Spring, summer, and warmer weather are all around the corner now, so it’s time to look forward to giving that trampoline a heavy workout again.
Looking to get your kids back out there, shaking off the winter hibernation and having fun outside while also getting all the health and fitness benefits of trampolining? Why not point them to some of these activities, and let their imaginations, creativity, and boundless energy run wild.
Trampoline games are a way to structure play on a trampoline in such a way that people can have fun, for longer periods of time, without really realising that they are doing some pretty substantial exercise at the same time.
Oz Trampolines offers a wealth of resources when it comes to trampoline games that you can play, with some of the highlights including:
Do As I Do
One person is the leader. The rest must copy the leader’s movements in the air while jumping together, keeping their bounces together. Those who fail to follow are out of the game.
The first player gets onto the trampoline and does a simple move. The second player does the simple move plus one other, the third player does the first two moves and adds another move, and so on. A player who gets the sequence wrong is out of the game.
Dodge Ball 1
One person is on the trampoline bouncing, the rest around the trampoline throw light weight balls (eg soft baby balls) at the jumper until the jumper is hit.
Dodge Ball 2
Instead of anyone throwing the balls, the trampoline is the thrower. Place a football or soccer ball in the center of the trampoline, the rest of the jumpers around it. All start to jump on the count of three and must avoid getting hit by the ball. When a player is hit, he is out and the game continues until there is an ultimate winner – the last person jumping.
Star-Jump War – A competition to see who can do the highest and widest starjumps, best to do the best out of three.
If games are out of the question; for example, no one is around to play them, it’s still possible for your child to have a lot of fun on a trampoline all by themselves. Simply encourage them to learn tricks.
Not only are tricks teach a child the value of persistence (i.e. practice hard and what once was hard becomes easy), but it’s also great fitness, and encourages the child to make the trampoline part of their daily routine. And you never know… this could lead all the way to the Olympics, with the trampoline being one of the most competitive events in the gymnastics calendar.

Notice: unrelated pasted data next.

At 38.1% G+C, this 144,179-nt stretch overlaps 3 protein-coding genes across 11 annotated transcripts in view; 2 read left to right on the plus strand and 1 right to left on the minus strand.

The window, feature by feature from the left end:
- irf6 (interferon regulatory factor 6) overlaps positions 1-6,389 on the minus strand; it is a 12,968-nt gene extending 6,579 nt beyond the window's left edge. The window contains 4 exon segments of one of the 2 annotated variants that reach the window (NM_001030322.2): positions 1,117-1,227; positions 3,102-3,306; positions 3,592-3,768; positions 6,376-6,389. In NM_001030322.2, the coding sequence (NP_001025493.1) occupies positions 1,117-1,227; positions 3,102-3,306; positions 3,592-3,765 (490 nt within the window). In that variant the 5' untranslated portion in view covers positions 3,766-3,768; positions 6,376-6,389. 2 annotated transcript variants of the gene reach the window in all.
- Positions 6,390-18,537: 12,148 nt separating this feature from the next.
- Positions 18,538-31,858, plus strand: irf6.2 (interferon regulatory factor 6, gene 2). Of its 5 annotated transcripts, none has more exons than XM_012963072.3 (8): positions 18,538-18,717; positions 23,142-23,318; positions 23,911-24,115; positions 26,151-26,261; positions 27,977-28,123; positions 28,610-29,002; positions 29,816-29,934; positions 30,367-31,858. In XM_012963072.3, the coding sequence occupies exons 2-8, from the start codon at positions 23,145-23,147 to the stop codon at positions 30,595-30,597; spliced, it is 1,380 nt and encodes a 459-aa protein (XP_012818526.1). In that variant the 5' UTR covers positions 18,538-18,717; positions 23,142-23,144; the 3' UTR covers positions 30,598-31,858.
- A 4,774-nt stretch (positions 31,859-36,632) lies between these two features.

Of course, it’s important that you carefully supervise your child in the early stages, and it’s a good idea to get netting around the frame, and protective pads on the springs to prevent injury. It’s also important to monitor your child’s condition; with many tricks, if performed badly, there is the risk of physical injury. Start your child on some of the beginner’s tricks, below, before letting them move on to the more advanced tricks, and if they show enough interest and progress, consider signing them up to a gymnastics class so that they can learn proper technique and further minimise injury risk.
Beginner Trampoline Tricks
The Tuck Jump
This basic trick involves bringing your knees up to your chest during a jump, and then use your hands to grab below the knees – into a “tuck.” It’s as simple as tricks get, but an essential one, as it forms the basis of the technique for many other, more advanced tricks that you’ll do later – you’ll need to be able to tuck to do a somersault, for example.
The Straddle Jump
The Straddle Jump involves spreading your arms and legs into a star position, while also lifting them at least 90 degrees. This, too, is an essential trick in order to develop a good spatial awareness of the trampoline, understand how to gauge the height of the jump necessary to pull off a trick, and so on.
The Seat Landing
Jump up high, then move the legs straight out to a “seating” position as though you were going to sit on the floor, and then allow yourself to land on the trampoline in that position, before bouncing back up and returning the legs to a standing position. This incredibly simple trick is an important step in understanding that trampoline tricks don’t always involve landing on your feet.
Advanced Trampoline Tricks
Once you’ve mastered all the basic tricks above, you’ll move on to somersaults and other intermediate tricks. Once you’re at the advanced level, you’ll be able to pull off a reverse somersault, or a backflip.
The Front Handspring
Bounce, do a flip forwards into a handstand position, and then push off to land back on your feet. Once you get to this point you’re becoming a truly advanced trampoline expert!
Oddly enough, this is actually harder than either the backflip or the frontflip, because with a sideflip, you need to put additional exertion through one side of your body – it’s effectively bouncing from an unbalanced position, and that requires a great deal more core strength to effectively pull off.
Remember jumping on your trampoline regularly, is not only fun but it also is great exercise for both the body and mind. Making that process fun, however, is the real secret in ensuring that your child is out there bouncing on their trampoline every day.